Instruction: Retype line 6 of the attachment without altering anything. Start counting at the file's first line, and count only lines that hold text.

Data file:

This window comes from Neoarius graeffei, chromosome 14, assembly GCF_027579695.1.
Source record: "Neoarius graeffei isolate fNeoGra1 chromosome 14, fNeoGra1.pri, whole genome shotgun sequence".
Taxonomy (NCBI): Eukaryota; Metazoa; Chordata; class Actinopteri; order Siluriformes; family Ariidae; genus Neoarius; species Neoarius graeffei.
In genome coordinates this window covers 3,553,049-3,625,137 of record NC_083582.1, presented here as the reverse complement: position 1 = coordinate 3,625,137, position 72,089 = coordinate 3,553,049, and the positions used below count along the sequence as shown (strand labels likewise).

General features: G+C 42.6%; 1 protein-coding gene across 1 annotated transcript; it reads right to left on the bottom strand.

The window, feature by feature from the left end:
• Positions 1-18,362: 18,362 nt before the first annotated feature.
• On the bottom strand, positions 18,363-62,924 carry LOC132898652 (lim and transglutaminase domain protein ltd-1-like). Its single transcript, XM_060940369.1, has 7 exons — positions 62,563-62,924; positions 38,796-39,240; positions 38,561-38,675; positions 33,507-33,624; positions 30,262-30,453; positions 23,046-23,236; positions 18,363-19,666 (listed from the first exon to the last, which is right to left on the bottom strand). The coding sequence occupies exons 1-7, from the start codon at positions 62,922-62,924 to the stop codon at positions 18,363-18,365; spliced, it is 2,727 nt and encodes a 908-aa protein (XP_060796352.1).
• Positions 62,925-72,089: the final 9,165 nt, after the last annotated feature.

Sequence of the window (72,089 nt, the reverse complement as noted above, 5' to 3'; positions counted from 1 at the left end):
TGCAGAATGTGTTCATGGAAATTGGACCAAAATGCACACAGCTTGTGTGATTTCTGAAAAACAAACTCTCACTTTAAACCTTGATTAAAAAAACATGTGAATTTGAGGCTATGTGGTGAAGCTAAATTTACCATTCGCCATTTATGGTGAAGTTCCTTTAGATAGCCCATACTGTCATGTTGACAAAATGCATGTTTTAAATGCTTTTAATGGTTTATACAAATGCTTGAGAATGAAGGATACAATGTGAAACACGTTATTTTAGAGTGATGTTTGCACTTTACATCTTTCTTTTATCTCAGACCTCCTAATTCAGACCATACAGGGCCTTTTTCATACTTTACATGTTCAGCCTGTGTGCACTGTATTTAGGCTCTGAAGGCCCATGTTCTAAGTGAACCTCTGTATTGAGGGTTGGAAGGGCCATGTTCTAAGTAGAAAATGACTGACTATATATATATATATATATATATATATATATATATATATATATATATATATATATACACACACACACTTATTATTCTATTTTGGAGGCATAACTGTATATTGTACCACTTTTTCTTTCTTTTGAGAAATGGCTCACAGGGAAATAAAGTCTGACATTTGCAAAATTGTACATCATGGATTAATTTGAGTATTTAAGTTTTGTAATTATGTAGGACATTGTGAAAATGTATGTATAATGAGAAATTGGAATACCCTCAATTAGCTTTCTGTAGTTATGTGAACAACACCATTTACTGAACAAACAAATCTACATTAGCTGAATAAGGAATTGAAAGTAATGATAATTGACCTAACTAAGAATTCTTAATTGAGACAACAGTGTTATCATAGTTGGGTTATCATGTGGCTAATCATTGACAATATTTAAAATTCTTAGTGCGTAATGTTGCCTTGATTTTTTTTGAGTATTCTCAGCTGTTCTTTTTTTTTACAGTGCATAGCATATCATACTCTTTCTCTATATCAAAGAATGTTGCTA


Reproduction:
The window, feature by feature from the left end: